What high-tech products came from NASA technology?


NASA has invented or improved on many products that we use every day. See more space exploration pictures.

In order to send men to the moon or land a research vehicle on Mars, the National Aeronautics and Space Administration (NASA) had to invent and develop many high-tech equipment and materials. By law, the agency is required to disseminate that technology for private use [source: NASA Scientific Spinoff]. Hundreds of NASA innovations have been incorporated into commercial products. It's likely that you've used one or more of these high-tech NASA spinoffs yourself.

NASA makes it easy for companies to use its scientific and technical information. It encourages spinoffs through its Commercial Technology Transfer Network. Ten Commercial Technology offices around the country help get the word out about what technology is available [source: O'Rangers].

Since 1976, more than 1,300 NASA technology spinoffs have reached the market [source: Beith]. NASA boosters estimate that spinoffs have generated at least $7 in taxes and economic growth for every $1 the government has invested in NASA's programs [source: Gaudin]. The precise return is hard to measure. Though it has pushed the boundaries of both knowledge and technology, NASA isn't a big part of the government's budget. The $18.7 billion allotted to NASA in 2012 is less than one percent of total federal spending [source: Office of Management and Budget].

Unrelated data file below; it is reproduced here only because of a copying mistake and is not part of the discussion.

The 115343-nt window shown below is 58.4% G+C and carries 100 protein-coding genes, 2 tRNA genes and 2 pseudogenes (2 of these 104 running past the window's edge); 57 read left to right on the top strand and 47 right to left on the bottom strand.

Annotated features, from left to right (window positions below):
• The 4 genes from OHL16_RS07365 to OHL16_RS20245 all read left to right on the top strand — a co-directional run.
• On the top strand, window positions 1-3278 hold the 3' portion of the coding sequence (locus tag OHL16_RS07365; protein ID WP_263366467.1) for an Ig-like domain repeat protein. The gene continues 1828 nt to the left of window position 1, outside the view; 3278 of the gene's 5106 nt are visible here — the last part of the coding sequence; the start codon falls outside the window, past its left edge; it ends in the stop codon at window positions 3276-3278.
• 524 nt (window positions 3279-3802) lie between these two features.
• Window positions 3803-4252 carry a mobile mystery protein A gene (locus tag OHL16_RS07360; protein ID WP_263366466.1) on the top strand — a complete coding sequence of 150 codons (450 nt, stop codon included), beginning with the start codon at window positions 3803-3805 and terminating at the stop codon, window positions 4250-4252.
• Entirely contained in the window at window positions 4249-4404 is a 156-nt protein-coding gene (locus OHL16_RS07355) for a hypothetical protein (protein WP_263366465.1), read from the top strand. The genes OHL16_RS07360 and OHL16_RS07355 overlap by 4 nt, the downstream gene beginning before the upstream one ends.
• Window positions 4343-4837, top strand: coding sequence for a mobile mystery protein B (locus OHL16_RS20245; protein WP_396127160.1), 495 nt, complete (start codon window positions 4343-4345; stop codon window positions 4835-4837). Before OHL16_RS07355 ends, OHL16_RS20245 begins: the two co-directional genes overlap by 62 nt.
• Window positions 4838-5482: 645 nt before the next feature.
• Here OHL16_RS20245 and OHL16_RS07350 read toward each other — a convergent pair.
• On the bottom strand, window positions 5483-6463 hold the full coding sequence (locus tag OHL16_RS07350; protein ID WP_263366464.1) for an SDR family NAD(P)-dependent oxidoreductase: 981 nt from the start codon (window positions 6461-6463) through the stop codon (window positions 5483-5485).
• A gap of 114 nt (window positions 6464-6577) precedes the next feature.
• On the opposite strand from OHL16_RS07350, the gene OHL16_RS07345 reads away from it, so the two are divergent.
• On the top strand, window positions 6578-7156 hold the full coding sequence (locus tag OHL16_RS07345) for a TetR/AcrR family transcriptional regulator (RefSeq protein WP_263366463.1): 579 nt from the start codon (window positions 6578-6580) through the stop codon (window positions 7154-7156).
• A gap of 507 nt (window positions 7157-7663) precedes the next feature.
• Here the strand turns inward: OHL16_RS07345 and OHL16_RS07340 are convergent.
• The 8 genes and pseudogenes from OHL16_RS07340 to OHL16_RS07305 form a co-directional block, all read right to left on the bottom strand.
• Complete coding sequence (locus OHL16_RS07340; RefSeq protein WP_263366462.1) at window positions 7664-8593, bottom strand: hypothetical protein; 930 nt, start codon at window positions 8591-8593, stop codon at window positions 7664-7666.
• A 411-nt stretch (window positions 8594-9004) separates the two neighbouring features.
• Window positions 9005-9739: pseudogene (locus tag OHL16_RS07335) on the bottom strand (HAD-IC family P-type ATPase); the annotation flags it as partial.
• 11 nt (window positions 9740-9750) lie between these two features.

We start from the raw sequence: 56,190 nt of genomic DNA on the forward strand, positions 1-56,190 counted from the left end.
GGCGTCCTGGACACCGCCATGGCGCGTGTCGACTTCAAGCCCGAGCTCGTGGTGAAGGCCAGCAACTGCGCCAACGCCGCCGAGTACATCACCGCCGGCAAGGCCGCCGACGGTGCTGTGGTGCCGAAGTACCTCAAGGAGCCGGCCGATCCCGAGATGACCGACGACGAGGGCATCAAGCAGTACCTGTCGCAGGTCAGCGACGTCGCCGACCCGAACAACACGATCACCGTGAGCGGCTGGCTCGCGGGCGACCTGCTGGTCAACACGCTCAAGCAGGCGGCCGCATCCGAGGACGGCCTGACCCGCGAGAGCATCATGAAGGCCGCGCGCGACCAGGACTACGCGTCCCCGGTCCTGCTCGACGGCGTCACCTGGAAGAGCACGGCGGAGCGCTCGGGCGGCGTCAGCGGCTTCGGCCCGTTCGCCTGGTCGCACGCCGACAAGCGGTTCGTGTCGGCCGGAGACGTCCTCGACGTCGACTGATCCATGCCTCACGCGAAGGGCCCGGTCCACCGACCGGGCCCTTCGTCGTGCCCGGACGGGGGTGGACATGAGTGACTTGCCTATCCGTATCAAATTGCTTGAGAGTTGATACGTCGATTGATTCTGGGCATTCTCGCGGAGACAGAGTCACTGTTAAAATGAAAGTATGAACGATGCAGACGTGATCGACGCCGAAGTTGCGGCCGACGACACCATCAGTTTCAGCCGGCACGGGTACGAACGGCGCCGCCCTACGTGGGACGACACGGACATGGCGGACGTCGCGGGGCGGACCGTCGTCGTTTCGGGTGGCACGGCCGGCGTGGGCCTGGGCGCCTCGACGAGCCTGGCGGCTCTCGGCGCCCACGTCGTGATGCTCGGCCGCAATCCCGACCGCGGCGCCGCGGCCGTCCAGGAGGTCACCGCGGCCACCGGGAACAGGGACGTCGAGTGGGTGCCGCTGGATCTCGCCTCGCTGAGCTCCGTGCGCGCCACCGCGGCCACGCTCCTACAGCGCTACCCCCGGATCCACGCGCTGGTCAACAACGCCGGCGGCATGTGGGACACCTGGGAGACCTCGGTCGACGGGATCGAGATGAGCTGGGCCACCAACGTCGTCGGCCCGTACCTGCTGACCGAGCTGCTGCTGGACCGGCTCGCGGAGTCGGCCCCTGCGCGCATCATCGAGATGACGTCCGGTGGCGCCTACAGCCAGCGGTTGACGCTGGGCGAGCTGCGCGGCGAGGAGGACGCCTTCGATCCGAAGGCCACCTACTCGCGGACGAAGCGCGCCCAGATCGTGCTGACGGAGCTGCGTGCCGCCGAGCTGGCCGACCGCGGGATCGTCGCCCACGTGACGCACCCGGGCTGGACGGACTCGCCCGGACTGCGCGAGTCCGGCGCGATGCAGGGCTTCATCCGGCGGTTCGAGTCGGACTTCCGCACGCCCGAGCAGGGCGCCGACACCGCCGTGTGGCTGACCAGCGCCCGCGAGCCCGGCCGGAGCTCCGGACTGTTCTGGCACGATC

NASA has been at the forefront of high-tech innovation for a number of reasons. Private firms often feel the pressure of stockholders for a quick return on investment, but NASA scientists can have patience, taking the time to develop cutting-edge ideas [source: Gaudin]. Plus, NASA has attracted some of the top scientists and engineers in the country. Who wouldn't be eager to work on challenging problems like designing the Mars rover?

In addition to direct spinoffs, NASA has contributed to a number of broad trends in high-tech fields. The integrated circuit, which is the basis of modern personal computers and other electronics, is closely linked to NASA. Microelectromechanical systems have been a NASA specialty [source: Gaudin]. NASA scientists made discoveries in the area of laser technology. The joy-stick controller that every gamer knows was developed for Apollo Lunar Rover. The global positioning system (GPS) that tells drivers where to turn also relies in part on NASA technology.

Read on to learn about some specific high-tech NASA spinoffs.